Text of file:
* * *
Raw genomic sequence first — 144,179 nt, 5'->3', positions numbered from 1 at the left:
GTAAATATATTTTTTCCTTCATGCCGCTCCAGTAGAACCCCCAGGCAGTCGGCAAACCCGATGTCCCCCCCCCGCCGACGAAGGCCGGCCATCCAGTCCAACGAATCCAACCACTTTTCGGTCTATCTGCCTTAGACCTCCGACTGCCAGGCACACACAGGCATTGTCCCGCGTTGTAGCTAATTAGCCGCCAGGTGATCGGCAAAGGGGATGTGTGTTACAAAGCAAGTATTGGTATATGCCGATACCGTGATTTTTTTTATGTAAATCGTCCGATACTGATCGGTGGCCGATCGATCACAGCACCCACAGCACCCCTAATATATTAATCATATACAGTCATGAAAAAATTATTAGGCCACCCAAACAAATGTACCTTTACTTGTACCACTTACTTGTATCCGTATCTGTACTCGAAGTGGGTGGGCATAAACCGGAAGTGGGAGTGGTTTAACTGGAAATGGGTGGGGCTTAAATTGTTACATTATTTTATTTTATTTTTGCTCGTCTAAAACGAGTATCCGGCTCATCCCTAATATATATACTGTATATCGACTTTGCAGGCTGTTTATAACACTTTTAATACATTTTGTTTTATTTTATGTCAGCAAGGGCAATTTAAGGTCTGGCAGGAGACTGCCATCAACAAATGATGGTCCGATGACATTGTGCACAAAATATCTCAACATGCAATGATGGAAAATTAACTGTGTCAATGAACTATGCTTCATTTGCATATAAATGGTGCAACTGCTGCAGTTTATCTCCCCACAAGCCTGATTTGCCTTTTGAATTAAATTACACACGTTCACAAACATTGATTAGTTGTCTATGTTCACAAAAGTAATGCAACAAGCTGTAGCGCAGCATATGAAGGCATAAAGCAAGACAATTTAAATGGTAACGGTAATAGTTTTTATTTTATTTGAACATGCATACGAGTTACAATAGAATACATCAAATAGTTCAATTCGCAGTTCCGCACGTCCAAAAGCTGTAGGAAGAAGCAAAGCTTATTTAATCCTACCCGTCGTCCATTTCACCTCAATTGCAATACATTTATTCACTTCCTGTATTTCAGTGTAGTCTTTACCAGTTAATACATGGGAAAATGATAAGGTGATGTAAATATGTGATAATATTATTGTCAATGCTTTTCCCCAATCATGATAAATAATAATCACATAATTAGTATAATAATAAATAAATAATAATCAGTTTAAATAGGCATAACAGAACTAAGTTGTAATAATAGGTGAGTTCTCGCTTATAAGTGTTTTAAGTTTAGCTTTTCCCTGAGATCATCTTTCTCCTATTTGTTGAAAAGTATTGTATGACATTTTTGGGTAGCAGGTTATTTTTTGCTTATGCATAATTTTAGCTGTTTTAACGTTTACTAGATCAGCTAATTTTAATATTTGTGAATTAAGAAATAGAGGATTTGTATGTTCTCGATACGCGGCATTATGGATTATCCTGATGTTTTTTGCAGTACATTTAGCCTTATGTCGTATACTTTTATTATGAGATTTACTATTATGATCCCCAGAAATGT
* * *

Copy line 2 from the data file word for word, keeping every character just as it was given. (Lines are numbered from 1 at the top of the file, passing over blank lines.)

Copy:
GTAAATATATTTTTTCCTTCATGCCGCTCCAGTAGAACCCCCAGGCAGTCGGCAAACCCGATGTCCCCCCCCCGCCGACGAAGGCCGGCCATCCAGTCCAACGAATCCAACCACTTTTCGGTCTATCTGCCTTAGACCTCCGACTGCCAGGCACACACAGGCATTGTCCCGCGTTGTAGCTAATTAGCCGCCAGGTGATCGGCAAAGGGGATGTGTGTTACAAAGCAAGTATTGGTATATGCCGATACCGTGATTTTTTTTATGTAAATCGTCCGATACTGATCGGTGGCCGATCGATCACAGCACCCACAGCACCCCTAATATATTAATCATATACAGTCATGAAAAAATTATTAGGCCACCCAAACAAATGTACCTTTACTTGTACCACTTACTTGTATCCGTATCTGTACTCGAAGTGGGTGGGCATAAACCGGAAGTGGGAGTGGTTTAACTGGAAATGGGTGGGGCTTAAATTGTTACATTATTTTATTTTATTTTTGCTCGTCTAAAACGAGTATCCGGCTCATCCCTAATATATATACTGTATATCGACTTTGCAGGCTGTTTATAACACTTTTAATACATTTTGTTTTATTTTATGTCAGCAAGGGCAATTTAAGGTCTGGCAGGAGACTGCCATCAACAAATGATGGTCCGATGACATTGTGCACAAAATATCTCAACATGCAATGATGGAAAATTAACTGTGTCAATGAACTATGCTTCATTTGCATATAAATGGTGCAACTGCTGCAGTTTATCTCCCCACAAGCCTGATTTGCCTTTTGAATTAAATTACACACGTTCACAAACATTGATTAGTTGTCTATGTTCACAAAAGTAATGCAACAAGCTGTAGCGCAGCATATGAAGGCATAAAGCAAGACAATTTAAATGGTAACGGTAATAGTTTTTATTTTATTTGAACATGCATACGAGTTACAATAGAATACATCAAATAGTTCAATTCGCAGTTCCGCACGTCCAAAAGCTGTAGGAAGAAGCAAAGCTTATTTAATCCTACCCGTCGTCCATTTCACCTCAATTGCAATACATTTATTCACTTCCTGTATTTCAGTGTAGTCTTTACCAGTTAATACATGGGAAAATGATAAGGTGATGTAAATATGTGATAATATTATTGTCAATGCTTTTCCCCAATCATGATAAATAATAATCACATAATTAGTATAATAATAAATAAATAATAATCAGTTTAAATAGGCATAACAGAACTAAGTTGTAATAATAGGTGAGTTCTCGCTTATAAGTGTTTTAAGTTTAGCTTTTCCCTGAGATCATCTTTCTCCTATTTGTTGAAAAGTATTGTATGACATTTTTGGGTAGCAGGTTATTTTTTGCTTATGCATAATTTTAGCTGTTTTAACGTTTACTAGATCAGCTAATTTTAATATTTGTGAATTAAGAAATAGAGGATTTGTATGTTCTCGATACGCGGCATTATGGATTATCCTGATGTTTTTTGCAGTACATTTAGCCTTATGTCGTATACTTTTATTATGAGATTTACTATTATGATCCCCAGAAATGT